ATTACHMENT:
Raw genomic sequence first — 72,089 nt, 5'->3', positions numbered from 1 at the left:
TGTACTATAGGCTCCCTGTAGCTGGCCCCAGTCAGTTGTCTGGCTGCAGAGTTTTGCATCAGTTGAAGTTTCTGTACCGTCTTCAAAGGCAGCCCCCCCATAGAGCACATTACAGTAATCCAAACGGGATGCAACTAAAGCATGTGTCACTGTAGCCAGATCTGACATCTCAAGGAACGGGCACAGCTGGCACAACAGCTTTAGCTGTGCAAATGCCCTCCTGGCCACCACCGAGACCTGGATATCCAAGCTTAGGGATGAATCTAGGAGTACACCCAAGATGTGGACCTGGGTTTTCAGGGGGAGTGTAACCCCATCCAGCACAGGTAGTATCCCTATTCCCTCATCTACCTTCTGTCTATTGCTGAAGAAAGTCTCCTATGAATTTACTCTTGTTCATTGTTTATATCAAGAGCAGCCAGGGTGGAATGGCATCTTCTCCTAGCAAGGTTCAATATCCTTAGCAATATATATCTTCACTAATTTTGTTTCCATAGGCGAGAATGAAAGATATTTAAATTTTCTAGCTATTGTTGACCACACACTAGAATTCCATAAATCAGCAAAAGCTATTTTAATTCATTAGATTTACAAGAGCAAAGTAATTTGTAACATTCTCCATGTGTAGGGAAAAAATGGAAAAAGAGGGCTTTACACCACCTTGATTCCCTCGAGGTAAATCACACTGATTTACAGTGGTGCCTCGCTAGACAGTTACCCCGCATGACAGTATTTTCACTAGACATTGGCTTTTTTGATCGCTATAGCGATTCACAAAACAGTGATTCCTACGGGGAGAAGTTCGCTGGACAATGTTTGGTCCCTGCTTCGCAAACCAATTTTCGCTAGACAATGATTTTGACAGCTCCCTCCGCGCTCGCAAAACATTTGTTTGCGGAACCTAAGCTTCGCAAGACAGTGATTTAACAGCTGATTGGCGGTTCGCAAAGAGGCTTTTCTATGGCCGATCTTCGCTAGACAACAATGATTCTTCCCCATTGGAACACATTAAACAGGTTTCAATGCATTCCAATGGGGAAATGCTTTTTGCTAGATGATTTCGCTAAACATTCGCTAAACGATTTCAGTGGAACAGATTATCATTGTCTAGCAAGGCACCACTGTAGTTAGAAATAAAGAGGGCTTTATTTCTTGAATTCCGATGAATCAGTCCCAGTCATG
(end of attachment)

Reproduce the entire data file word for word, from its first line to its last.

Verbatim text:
Raw genomic sequence first — 72,089 nt, 5'->3', positions numbered from 1 at the left:
TGTACTATAGGCTCCCTGTAGCTGGCCCCAGTCAGTTGTCTGGCTGCAGAGTTTTGCATCAGTTGAAGTTTCTGTACCGTCTTCAAAGGCAGCCCCCCCATAGAGCACATTACAGTAATCCAAACGGGATGCAACTAAAGCATGTGTCACTGTAGCCAGATCTGACATCTCAAGGAACGGGCACAGCTGGCACAACAGCTTTAGCTGTGCAAATGCCCTCCTGGCCACCACCGAGACCTGGATATCCAAGCTTAGGGATGAATCTAGGAGTACACCCAAGATGTGGACCTGGGTTTTCAGGGGGAGTGTAACCCCATCCAGCACAGGTAGTATCCCTATTCCCTCATCTACCTTCTGTCTATTGCTGAAGAAAGTCTCCTATGAATTTACTCTTGTTCATTGTTTATATCAAGAGCAGCCAGGGTGGAATGGCATCTTCTCCTAGCAAGGTTCAATATCCTTAGCAATATATATCTTCACTAATTTTGTTTCCATAGGCGAGAATGAAAGATATTTAAATTTTCTAGCTATTGTTGACCACACACTAGAATTCCATAAATCAGCAAAAGCTATTTTAATTCATTAGATTTACAAGAGCAAAGTAATTTGTAACATTCTCCATGTGTAGGGAAAAAATGGAAAAAGAGGGCTTTACACCACCTTGATTCCCTCGAGGTAAATCACACTGATTTACAGTGGTGCCTCGCTAGACAGTTACCCCGCATGACAGTATTTTCACTAGACATTGGCTTTTTTGATCGCTATAGCGATTCACAAAACAGTGATTCCTACGGGGAGAAGTTCGCTGGACAATGTTTGGTCCCTGCTTCGCAAACCAATTTTCGCTAGACAATGATTTTGACAGCTCCCTCCGCGCTCGCAAAACATTTGTTTGCGGAACCTAAGCTTCGCAAGACAGTGATTTAACAGCTGATTGGCGGTTCGCAAAGAGGCTTTTCTATGGCCGATCTTCGCTAGACAACAATGATTCTTCCCCATTGGAACACATTAAACAGGTTTCAATGCATTCCAATGGGGAAATGCTTTTTGCTAGATGATTTCGCTAAACATTCGCTAAACGATTTCAGTGGAACAGATTATCATTGTCTAGCAAGGCACCACTGTAGTTAGAAATAAAGAGGGCTTTATTTCTTGAATTCCGATGAATCAGTCCCAGTCATG